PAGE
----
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Lose Yourself to Find Yourself
A lesson from karate-dō and the stories you love
In 2023, there is acrimonious debate around defending the self, whether it’s asserting gender identity as a fundamental human right or championing the freedom of the individual against perceived government overreach. Perhaps there’s a lesson in a different and less politicized perspective: the way of karate. Most people would see literal and physical self-defence as the raison d’être of karate, but its real relationship to the self (and its loss and gain) is more subtle.
Way back in the 70s, when I was an undergraduate at the University of Alberta, things were less contentious: young people regularly embarked on a quest for the self. The coming-of-age ritual was to backpack through Europe, to travel somewhere far away to find yourself. Even back then, I found the phrase amusing, as if your self was waiting for you, sitting patiently among the ruins of the Acropolis.
Still, it spoke a certain truth about the seekers: they were indeed searching for something essential, something whose lack they felt very keenly. Yet if finding yourself was a cherished destination, it was not a universal one. It was a very Western conceit. In various Asian traditions, including Buddhism, the centuries-old goal has been the opposite: to lose the self. This may seem confounding in the West, because losing yourself is felt as destitution. For instance, one of the real achievements of feminism has been its critique of how patriarchal cultures caused women to be defined, not on their own terms, but by being subjugated to and erased by men who had power and privilege.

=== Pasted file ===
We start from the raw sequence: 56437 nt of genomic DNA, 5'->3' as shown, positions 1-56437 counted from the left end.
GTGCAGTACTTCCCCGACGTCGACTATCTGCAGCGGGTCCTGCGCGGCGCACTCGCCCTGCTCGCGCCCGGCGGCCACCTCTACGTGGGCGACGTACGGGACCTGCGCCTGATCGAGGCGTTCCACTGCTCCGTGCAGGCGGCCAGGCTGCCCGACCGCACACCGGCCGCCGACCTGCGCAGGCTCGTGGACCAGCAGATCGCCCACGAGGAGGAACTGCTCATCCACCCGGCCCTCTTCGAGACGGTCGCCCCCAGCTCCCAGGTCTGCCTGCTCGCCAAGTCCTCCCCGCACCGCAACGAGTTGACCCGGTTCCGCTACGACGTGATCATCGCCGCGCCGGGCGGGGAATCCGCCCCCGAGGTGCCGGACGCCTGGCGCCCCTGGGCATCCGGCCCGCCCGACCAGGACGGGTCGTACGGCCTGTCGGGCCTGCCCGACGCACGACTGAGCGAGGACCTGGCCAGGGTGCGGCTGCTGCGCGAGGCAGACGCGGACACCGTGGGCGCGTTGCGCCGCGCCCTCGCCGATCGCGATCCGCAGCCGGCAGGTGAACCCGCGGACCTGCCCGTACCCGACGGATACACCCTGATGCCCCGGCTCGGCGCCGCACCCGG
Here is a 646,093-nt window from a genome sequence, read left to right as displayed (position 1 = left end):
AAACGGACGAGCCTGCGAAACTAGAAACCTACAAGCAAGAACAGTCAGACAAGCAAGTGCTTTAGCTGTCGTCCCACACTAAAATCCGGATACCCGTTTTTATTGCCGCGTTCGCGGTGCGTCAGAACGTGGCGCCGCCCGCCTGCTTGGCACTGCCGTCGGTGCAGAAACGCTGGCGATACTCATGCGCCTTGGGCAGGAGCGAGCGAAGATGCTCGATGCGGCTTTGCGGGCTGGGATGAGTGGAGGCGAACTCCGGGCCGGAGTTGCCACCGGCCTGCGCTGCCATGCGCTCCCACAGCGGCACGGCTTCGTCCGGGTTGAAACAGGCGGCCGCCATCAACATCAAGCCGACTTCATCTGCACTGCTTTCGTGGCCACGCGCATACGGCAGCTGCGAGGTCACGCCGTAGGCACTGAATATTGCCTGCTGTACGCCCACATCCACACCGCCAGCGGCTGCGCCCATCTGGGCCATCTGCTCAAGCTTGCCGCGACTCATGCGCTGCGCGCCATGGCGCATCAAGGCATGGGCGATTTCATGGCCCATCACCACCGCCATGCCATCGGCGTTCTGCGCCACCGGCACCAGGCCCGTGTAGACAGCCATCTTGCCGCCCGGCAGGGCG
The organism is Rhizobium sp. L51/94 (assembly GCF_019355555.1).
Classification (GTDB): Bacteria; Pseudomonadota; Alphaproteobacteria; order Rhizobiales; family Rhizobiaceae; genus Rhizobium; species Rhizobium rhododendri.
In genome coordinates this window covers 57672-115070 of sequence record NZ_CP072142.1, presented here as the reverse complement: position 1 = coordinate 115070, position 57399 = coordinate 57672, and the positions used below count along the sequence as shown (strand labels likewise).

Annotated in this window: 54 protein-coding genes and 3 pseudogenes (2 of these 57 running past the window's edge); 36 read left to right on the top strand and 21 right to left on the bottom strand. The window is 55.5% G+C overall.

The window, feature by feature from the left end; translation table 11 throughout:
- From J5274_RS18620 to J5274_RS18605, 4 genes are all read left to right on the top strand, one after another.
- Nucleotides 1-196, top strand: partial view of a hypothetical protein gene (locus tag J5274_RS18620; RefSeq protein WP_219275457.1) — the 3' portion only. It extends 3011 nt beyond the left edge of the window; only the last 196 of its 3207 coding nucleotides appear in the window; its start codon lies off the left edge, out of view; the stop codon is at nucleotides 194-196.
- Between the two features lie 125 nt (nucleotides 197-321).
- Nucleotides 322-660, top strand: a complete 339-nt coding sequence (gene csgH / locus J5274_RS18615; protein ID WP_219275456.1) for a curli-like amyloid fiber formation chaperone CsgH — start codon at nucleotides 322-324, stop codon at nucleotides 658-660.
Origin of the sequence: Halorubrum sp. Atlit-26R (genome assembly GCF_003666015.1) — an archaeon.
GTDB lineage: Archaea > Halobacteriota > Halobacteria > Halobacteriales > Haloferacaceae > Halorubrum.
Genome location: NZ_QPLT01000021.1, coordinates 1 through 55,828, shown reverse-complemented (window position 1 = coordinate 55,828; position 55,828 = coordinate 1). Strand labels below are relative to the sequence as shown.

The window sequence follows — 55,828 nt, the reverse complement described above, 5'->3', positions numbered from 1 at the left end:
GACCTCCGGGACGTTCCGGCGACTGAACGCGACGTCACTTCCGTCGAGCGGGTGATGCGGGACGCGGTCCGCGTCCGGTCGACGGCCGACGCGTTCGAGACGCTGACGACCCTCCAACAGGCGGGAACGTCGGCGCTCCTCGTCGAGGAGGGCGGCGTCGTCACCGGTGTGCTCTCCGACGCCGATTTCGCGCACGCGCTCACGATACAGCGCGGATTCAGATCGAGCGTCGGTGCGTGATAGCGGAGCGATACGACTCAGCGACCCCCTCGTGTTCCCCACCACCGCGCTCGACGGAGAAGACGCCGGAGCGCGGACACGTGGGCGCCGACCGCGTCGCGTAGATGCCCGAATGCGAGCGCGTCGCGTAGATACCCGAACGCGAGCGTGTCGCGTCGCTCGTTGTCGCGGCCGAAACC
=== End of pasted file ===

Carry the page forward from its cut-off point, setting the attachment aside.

But in a characteristic Eastern paradox, the loss of the self can also be seen as a gain. This seeming contradiction is commonly experienced even in the West: if we lose ourselves in a brilliant story or song or theatrical performance, we experience it as anything but tragic or oppressive. We feel raised up, deeply moved, exalted.
The example of stories both bridges East and West and divides them. One thing that distinguishes classical Japanese fighting arts and ways from Western combatives is that the former are linked intimately to literature in a way the latter generally are not. The samurai, the feudal Japanese professional warrior, was schooled in both the art of war and classical literature. The Japanese call this bunbu ryōdō 文武両道, the united ways of the pen and the sword.
When we train in karate-dō, the goal is keiko zanmai 稽古三昧: being absorbed in practice. The self is dissolved by the sweat of focus and training. The Japanese are very serious about this. In Canada, a coach might exhort their athletes to “give 110%,” but the Japanese say, “funkotsu saishin” 粉骨砕身: “crush your body and grind your bones to dust.” Beyond the Japanese penchant for dire hyperbole, karate-dō is, at its heart, very much about a loss of self. Training is revered because the karateka is granted the privilege to both inhabit and embody a tradition much older and larger than themselves. For the karateka who trains hard and long and humbly enough, it’s not about their individual self; it’s about the Way of karate. The late Furuya Kenshō, who was both an aikidō sensei and an ordained Zen priest, said, “lose your small, tiny self and find your Universal Self.”
In this way, loss of the self circles back to finding it. Returning to literature gives a revealing Western example. It’s not uncommon to read a novel or a poem and discover that the author seems to know you better than you do yourself, because that novel or poem articulates something about love, loss, or life that exactly captures your lived experience and passions, in words that you could never have found on your own. Even if you didn’t find yourself at the Acropolis, you might well find that Euripides knew, two-and-a-half millennia before you were born, precisely what your 21st century heart or mind or soul yearns for.
This is why, for some of us, karate-dō is so much more than a way of fighting or self-defence. It is a way to become more ourselves through losing ourselves, by personifying, however incompletely and imperfectly, the forms and foundations of the cultures of Okinawa and Japan. We become absorbed in practice, and thereby absorb what we’ve long sought to be.
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